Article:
Down in the policy trenches, Elizabeth Warren rolls out a new plan for protecting family farms
As fellow Democratic contenders continue to pile into the race to unseat the great orange buffoon in the White House, Massachusetts Sen. Elizabeth Warren has continued to churn out policy proposal after policy proposal, fleshing out a program of ambitious government reforms to stem corporate corruption and government ineptitude. This now includes a plan to “un-rig” agricultural polices that favor corporate megafirms like Bayer-Monsanto over smaller, family-owned farms.
She’s not beating around the bush, either. She is presenting her plan only days before traveling to a rural issues forum in Iowa, ground zero for many of the corporate consolidation trends impacting small-town farming communities, and is naming the powerful corporations she believes are tipping the scales of agricultural policy too far in their own favor: Tyson. Bayer-Monsanto. Dow-DuPont.
Warren’s policy prescription is primarily focused on the market-bending impacts of consolidation, and specifically calls for the breakup of agribusiness firms such as Tyson that have gained near-monopoly power in their chosen markets. It also demands a reversal of the Bayer-Monsanto merger, a merger that turned two of the largest seed providers in the world into a behemoth that, as Warren notes, controls more than a third of the total U.S. vegetable seed market and over half the market for some vegetable crops.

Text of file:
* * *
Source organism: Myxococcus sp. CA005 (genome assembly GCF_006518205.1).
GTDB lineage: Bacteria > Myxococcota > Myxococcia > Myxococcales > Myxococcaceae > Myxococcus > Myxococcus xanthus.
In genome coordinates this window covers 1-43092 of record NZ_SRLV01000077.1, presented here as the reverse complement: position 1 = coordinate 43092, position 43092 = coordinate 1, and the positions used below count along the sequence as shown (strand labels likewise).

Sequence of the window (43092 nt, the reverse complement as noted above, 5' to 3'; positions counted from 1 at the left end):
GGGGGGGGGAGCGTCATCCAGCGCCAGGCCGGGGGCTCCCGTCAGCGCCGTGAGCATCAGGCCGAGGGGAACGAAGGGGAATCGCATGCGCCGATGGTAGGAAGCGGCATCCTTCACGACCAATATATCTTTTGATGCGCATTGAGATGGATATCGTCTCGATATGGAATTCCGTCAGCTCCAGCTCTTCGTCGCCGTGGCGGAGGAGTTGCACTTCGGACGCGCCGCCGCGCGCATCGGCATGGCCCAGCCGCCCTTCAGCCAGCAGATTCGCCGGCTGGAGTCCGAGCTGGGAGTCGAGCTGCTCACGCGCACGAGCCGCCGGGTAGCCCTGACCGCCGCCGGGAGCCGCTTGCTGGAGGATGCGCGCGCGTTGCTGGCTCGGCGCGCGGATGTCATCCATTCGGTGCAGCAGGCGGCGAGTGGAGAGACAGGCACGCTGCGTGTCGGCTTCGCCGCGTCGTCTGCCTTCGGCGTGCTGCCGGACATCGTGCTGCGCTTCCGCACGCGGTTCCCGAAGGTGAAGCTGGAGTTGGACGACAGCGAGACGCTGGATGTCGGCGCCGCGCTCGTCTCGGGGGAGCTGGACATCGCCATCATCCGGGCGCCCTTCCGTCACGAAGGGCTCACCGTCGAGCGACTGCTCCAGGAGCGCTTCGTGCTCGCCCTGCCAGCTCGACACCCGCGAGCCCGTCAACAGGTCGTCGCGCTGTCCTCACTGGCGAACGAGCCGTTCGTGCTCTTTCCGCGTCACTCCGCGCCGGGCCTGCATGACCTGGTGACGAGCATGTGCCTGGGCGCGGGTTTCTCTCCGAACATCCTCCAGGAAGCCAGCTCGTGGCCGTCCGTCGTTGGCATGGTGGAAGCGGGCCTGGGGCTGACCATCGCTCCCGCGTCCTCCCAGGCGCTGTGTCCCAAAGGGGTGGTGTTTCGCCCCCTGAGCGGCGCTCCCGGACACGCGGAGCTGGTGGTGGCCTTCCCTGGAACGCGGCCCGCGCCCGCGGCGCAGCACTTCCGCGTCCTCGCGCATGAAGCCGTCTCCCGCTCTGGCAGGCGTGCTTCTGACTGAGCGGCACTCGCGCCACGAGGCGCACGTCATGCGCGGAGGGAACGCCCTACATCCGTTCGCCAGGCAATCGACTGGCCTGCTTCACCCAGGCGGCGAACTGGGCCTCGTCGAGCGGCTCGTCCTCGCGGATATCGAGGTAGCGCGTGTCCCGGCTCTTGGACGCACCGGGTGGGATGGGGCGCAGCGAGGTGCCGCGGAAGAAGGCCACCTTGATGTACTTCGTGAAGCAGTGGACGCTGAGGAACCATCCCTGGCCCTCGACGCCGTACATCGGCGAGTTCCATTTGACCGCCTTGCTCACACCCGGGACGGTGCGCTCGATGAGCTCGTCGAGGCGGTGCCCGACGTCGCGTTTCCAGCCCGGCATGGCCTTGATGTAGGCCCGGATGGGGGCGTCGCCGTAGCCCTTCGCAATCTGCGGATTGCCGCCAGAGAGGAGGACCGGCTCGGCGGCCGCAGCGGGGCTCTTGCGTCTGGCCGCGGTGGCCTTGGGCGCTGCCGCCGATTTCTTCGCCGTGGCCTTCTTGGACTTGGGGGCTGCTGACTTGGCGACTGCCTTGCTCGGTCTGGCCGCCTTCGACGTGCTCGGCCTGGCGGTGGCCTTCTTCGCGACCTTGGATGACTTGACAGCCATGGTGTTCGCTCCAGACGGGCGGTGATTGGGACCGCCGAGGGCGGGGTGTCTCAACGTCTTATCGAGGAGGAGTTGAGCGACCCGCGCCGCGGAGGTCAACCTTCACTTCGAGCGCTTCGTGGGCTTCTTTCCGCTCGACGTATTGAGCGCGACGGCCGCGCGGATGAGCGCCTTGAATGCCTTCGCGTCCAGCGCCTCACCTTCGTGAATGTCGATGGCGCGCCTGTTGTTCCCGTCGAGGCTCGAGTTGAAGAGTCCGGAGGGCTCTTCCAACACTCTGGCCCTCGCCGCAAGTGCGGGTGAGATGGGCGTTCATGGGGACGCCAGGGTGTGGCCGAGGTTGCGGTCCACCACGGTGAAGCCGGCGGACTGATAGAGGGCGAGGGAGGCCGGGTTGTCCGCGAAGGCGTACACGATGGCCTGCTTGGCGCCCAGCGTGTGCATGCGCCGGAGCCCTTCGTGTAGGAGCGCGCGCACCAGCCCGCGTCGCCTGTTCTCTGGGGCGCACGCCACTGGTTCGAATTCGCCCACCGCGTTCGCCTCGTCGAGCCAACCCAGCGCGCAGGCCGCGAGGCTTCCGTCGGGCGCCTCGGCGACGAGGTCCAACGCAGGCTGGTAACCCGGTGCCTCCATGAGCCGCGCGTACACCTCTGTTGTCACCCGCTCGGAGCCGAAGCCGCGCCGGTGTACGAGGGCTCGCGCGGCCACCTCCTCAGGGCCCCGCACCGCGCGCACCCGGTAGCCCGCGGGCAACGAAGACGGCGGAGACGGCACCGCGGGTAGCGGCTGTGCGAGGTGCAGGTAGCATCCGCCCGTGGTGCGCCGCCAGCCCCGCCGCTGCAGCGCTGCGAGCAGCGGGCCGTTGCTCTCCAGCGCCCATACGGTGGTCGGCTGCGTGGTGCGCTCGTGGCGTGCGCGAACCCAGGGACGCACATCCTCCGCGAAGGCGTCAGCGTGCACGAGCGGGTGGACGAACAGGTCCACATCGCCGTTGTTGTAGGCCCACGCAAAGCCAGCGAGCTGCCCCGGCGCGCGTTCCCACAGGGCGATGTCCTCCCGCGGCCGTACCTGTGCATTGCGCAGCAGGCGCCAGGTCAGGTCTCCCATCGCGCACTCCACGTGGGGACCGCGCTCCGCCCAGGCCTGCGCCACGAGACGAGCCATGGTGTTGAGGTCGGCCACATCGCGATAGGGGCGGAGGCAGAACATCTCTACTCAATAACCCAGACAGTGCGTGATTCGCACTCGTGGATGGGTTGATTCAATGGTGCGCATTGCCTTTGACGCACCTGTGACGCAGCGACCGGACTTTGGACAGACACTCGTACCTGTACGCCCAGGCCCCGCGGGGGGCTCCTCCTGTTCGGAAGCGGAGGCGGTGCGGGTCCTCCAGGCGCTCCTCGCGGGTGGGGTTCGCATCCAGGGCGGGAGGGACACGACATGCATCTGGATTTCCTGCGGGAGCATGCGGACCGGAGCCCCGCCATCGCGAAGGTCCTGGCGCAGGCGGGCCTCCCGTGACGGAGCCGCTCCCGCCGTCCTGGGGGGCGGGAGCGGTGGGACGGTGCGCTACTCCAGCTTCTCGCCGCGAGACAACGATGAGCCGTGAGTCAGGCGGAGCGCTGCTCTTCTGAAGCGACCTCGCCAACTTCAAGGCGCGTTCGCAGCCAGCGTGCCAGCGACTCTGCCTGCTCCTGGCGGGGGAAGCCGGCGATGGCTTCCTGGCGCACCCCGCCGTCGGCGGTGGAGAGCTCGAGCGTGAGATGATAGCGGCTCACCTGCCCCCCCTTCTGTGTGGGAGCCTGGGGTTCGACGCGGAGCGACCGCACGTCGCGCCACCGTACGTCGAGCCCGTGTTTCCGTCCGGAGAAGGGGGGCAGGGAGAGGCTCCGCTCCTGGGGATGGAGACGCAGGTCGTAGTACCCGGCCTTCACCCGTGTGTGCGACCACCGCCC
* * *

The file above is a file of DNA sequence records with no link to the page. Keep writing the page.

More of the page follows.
And Warren demands an end to so-called “contract farming,” in which agricultural megacompanies contract with smaller farms to grow or raise their products—but only if farmers incur steep debts to follow a long list of corporate requirements that have the effect of locking them into dependency on that specific company and product. The controlling companies thus gain tremendous leverage in future contract negotiations: Either agree to our new terms, they are able to demand of farmers, or abandon the market entirely.
This is on-brand for Warren: She has made a name for herself in Washington as a consummate policy expert in an era when wonk has too often become an abused and meaningless term, and has been a relentless promoter of specific reforms to rein in corporate abuses that have upended markets and created larger structural dangers for the economy as a whole. She’s likely brought upon herself a few million dollars’ worth of negative advertisements sponsored by Tyson and Bayer-Monsanto alone with these proposals, but down in actual farming communities, these proposals are likely to spark some keen interest. Corporations don’t have votes, and instead must scramble to purchase them. Small-town farmers do.